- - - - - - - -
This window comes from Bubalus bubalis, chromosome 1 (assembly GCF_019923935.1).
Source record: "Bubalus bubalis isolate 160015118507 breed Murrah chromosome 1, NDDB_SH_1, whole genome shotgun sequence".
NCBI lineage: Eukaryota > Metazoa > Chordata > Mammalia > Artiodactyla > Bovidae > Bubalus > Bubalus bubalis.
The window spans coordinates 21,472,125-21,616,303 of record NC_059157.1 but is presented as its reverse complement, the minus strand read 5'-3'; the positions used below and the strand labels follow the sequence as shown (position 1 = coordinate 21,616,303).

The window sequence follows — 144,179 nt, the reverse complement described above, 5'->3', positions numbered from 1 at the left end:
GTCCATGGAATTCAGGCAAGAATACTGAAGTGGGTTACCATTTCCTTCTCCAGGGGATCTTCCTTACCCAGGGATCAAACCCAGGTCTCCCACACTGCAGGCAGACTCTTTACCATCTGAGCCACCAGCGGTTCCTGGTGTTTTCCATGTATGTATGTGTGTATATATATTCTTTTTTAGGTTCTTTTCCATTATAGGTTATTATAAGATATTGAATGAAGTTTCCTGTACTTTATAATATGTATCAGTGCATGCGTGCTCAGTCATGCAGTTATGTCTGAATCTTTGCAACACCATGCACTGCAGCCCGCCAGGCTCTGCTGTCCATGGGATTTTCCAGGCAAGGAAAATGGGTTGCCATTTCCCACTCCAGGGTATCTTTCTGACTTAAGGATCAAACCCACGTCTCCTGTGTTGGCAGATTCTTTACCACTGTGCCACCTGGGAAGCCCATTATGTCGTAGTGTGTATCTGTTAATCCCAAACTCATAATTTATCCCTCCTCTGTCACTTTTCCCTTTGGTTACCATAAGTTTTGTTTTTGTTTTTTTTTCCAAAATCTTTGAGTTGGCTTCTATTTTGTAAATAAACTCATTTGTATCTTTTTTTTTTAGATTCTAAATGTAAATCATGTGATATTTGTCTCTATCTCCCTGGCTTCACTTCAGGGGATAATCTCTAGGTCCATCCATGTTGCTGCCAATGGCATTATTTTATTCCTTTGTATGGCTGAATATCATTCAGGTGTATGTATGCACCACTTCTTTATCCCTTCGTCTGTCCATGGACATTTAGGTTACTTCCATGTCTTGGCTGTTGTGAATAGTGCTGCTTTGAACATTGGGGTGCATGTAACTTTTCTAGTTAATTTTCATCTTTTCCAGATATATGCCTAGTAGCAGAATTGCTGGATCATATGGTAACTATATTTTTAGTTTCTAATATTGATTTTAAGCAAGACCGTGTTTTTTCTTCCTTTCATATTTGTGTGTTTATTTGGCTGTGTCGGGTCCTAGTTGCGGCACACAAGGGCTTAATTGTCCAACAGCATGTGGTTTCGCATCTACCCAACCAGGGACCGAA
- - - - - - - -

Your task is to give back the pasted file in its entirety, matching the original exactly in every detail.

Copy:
This window comes from Bubalus bubalis, chromosome 1 (assembly GCF_019923935.1).
Source record: "Bubalus bubalis isolate 160015118507 breed Murrah chromosome 1, NDDB_SH_1, whole genome shotgun sequence".
NCBI lineage: Eukaryota > Metazoa > Chordata > Mammalia > Artiodactyla > Bovidae > Bubalus > Bubalus bubalis.
The window spans coordinates 21,472,125-21,616,303 of record NC_059157.1 but is presented as its reverse complement, the minus strand read 5'-3'; the positions used below and the strand labels follow the sequence as shown (position 1 = coordinate 21,616,303).

The window sequence follows — 144,179 nt, the reverse complement described above, 5'->3', positions numbered from 1 at the left end:
GTCCATGGAATTCAGGCAAGAATACTGAAGTGGGTTACCATTTCCTTCTCCAGGGGATCTTCCTTACCCAGGGATCAAACCCAGGTCTCCCACACTGCAGGCAGACTCTTTACCATCTGAGCCACCAGCGGTTCCTGGTGTTTTCCATGTATGTATGTGTGTATATATATTCTTTTTTAGGTTCTTTTCCATTATAGGTTATTATAAGATATTGAATGAAGTTTCCTGTACTTTATAATATGTATCAGTGCATGCGTGCTCAGTCATGCAGTTATGTCTGAATCTTTGCAACACCATGCACTGCAGCCCGCCAGGCTCTGCTGTCCATGGGATTTTCCAGGCAAGGAAAATGGGTTGCCATTTCCCACTCCAGGGTATCTTTCTGACTTAAGGATCAAACCCACGTCTCCTGTGTTGGCAGATTCTTTACCACTGTGCCACCTGGGAAGCCCATTATGTCGTAGTGTGTATCTGTTAATCCCAAACTCATAATTTATCCCTCCTCTGTCACTTTTCCCTTTGGTTACCATAAGTTTTGTTTTTGTTTTTTTTTCCAAAATCTTTGAGTTGGCTTCTATTTTGTAAATAAACTCATTTGTATCTTTTTTTTTTAGATTCTAAATGTAAATCATGTGATATTTGTCTCTATCTCCCTGGCTTCACTTCAGGGGATAATCTCTAGGTCCATCCATGTTGCTGCCAATGGCATTATTTTATTCCTTTGTATGGCTGAATATCATTCAGGTGTATGTATGCACCACTTCTTTATCCCTTCGTCTGTCCATGGACATTTAGGTTACTTCCATGTCTTGGCTGTTGTGAATAGTGCTGCTTTGAACATTGGGGTGCATGTAACTTTTCTAGTTAATTTTCATCTTTTCCAGATATATGCCTAGTAGCAGAATTGCTGGATCATATGGTAACTATATTTTTAGTTTCTAATATTGATTTTAAGCAAGACCGTGTTTTTTCTTCCTTTCATATTTGTGTGTTTATTTGGCTGTGTCGGGTCCTAGTTGCGGCACACAAGGGCTTAATTGTCCAACAGCATGTGGTTTCGCATCTACCCAACCAGGGACCGAA